DD In Cuba ’12


Growing up I always dreamt of visiting where my family was from. Unfortunately, I was always warned of the dangers of going to Cuba. Having left her family behind 32 years ago, my grandmother finally made the bold decision to want to return to see her last living sister, Anita. She suffers from Alzheimer’s. I quickly took this opportunity to accompany her and see all the places my mother and grandmother would revisit in their daydreams.



I knew going with my grandmother and knowing what this trip meant to her would be emotional, but when we arrived in the small town of Perico, far deep into the country, I was welcomed with a huge culture shock as well. Walking into a home that had no running water, just one light bulb that worked, not to mention any air conditioning or heater. All of that meant nothing, seeing my grandmother and her sister, despite her not knowing whom she was, was worth so much. I will forever been indebted to my grandmother for allowing me to share that with her.




The trip to Perico made me realize that things are just as bad as all the stories I’d been told! Communism truly had taken such a beautiful place and turned it into a nearly deserted area, with people struggling to survive. Homes that had fallen apart and left as empty structures, all of this continued showing me all the things I should be grateful for.




There’s so much of Cuba that people overlook we only ever hear of Havana. A city that booms with tourism, but no one ever goes deeper into the countryside. I surely wanted to bring areas like Perico to light. So that others see the truth that lies out there.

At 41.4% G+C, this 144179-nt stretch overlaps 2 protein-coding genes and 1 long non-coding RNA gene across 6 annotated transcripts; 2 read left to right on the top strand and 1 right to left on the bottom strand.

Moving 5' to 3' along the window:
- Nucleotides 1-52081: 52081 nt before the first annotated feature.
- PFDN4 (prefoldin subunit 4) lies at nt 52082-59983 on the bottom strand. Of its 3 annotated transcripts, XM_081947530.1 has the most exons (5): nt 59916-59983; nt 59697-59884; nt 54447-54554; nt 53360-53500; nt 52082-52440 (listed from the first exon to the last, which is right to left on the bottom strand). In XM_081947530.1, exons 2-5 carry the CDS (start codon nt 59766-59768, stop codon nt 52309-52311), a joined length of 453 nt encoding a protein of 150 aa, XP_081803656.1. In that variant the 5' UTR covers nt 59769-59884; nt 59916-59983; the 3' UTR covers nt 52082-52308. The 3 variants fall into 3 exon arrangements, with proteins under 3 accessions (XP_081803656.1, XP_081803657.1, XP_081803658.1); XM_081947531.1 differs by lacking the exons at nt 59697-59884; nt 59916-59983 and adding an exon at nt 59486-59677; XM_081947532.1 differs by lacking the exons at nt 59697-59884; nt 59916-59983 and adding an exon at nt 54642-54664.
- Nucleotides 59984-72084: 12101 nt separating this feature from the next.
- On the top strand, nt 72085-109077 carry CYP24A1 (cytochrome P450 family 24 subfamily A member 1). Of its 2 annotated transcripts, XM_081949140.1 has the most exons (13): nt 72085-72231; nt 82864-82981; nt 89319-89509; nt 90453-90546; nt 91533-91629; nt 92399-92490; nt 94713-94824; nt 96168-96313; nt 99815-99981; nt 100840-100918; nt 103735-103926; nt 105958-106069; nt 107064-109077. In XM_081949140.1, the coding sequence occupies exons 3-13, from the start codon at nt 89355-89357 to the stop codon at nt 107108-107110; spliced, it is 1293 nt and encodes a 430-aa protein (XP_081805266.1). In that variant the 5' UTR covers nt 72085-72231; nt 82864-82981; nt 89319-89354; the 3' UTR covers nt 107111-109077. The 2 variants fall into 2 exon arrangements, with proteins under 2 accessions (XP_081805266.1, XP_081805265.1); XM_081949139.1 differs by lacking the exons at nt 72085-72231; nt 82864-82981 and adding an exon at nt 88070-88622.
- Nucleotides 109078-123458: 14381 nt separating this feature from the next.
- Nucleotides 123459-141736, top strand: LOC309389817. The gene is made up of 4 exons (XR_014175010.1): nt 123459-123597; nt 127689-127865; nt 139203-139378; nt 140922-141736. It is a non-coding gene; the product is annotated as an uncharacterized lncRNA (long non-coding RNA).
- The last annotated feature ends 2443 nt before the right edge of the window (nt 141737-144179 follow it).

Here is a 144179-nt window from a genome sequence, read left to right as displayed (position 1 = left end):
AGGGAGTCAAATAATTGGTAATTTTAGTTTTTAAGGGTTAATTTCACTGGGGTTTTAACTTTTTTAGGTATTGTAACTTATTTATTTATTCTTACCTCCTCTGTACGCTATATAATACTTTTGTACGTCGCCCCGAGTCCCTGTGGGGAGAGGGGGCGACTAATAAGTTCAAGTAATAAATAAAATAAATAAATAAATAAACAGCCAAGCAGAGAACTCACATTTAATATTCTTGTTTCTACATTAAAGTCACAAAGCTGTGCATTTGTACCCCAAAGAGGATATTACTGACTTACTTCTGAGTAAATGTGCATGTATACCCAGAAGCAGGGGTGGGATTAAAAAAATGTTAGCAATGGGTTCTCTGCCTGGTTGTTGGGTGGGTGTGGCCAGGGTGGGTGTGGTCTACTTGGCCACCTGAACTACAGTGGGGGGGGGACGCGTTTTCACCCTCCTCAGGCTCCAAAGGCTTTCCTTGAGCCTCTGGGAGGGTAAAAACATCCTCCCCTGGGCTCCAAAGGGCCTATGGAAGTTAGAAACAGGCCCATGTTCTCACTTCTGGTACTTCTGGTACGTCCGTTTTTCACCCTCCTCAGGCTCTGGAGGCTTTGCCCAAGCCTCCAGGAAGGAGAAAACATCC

My favorite memory of that trip was a Saturday night, some of the people in the town wanted to take me out to the local club, but I decided to stay at home with my grandmother and her sister. That night Anita was as clear as ever! Both sat up all night recalling stories of their childhood, their fights. How Anita would make my grandmother’s boyfriends life hell. When Castro’s regime began. Anita was a nurse helping those in the war. Hearing these stories made me so emotional, knowing my grandmothers childhood stories was the most beautiful and favorite memory of that trip.



The funniest memory would have to be the first day we arrived; we came with an entire bag full of food for Anita. That afternoon my grandmother decided to make her famous spaghetti’s. Anita devoured that plate like she hadn’t eaten spaghetti’s in years! She had red sauce all over her face and hands. I remember laughing so much, but seeing her with such a beautiful expression of joy and happiness. All for spaghetti.



When I arrived back in Miami after that trip, I immediately felt a change in myself, in my heart. Having spent those days in Cuba gave me a look into a life that luckily was just momentarily, but permanent for those who live there. I realized everything I have and all that I work for is MINE. Fortunately, there isn’t someone that controls my life and my decisions. That freedom meant everything to me once I stepped off that plane.



I’ve been fortunate enough to travel quite a bit. I enjoy seeing different parts of the world, always in search of something different, but somehow always being most enamored with the raw and abandoned hidden areas of the world.

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